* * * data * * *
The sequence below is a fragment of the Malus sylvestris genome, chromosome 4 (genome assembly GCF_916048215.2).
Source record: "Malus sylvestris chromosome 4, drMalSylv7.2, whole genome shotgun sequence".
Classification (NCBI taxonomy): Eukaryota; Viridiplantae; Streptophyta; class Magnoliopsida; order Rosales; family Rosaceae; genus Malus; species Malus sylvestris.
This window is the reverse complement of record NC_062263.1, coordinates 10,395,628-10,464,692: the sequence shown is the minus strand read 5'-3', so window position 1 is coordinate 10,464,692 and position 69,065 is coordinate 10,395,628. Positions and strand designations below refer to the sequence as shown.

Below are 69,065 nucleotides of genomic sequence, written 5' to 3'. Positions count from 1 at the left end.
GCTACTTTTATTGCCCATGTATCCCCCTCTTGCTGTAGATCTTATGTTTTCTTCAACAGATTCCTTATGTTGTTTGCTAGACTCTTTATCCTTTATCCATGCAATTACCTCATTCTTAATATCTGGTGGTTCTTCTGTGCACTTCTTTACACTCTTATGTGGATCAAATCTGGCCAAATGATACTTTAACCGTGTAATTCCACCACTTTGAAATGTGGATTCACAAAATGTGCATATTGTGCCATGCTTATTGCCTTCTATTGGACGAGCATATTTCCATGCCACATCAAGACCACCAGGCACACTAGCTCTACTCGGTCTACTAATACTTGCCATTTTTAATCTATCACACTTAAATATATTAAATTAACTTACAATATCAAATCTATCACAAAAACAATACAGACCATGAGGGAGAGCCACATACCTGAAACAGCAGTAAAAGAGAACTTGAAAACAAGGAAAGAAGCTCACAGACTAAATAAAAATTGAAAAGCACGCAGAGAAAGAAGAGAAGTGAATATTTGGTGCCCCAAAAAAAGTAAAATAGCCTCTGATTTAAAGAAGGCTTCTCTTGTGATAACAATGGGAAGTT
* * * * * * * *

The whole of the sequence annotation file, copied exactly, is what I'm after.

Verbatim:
The sequence below is a fragment of the Malus sylvestris genome, chromosome 4 (genome assembly GCF_916048215.2).
Source record: "Malus sylvestris chromosome 4, drMalSylv7.2, whole genome shotgun sequence".
Classification (NCBI taxonomy): Eukaryota; Viridiplantae; Streptophyta; class Magnoliopsida; order Rosales; family Rosaceae; genus Malus; species Malus sylvestris.
This window is the reverse complement of record NC_062263.1, coordinates 10,395,628-10,464,692: the sequence shown is the minus strand read 5'-3', so window position 1 is coordinate 10,464,692 and position 69,065 is coordinate 10,395,628. Positions and strand designations below refer to the sequence as shown.

Below are 69,065 nucleotides of genomic sequence, written 5' to 3'. Positions count from 1 at the left end.
GCTACTTTTATTGCCCATGTATCCCCCTCTTGCTGTAGATCTTATGTTTTCTTCAACAGATTCCTTATGTTGTTTGCTAGACTCTTTATCCTTTATCCATGCAATTACCTCATTCTTAATATCTGGTGGTTCTTCTGTGCACTTCTTTACACTCTTATGTGGATCAAATCTGGCCAAATGATACTTTAACCGTGTAATTCCACCACTTTGAAATGTGGATTCACAAAATGTGCATATTGTGCCATGCTTATTGCCTTCTATTGGACGAGCATATTTCCATGCCACATCAAGACCACCAGGCACACTAGCTCTACTCGGTCTACTAATACTTGCCATTTTTAATCTATCACACTTAAATATATTAAATTAACTTACAATATCAAATCTATCACAAAAACAATACAGACCATGAGGGAGAGCCACATACCTGAAACAGCAGTAAAAGAGAACTTGAAAACAAGGAAAGAAGCTCACAGACTAAATAAAAATTGAAAAGCACGCAGAGAAAGAAGAGAAGTGAATATTTGGTGCCCCAAAAAAAGTAAAATAGCCTCTGATTTAAAGAAGGCTTCTCTTGTGATAACAATGGGAAGTT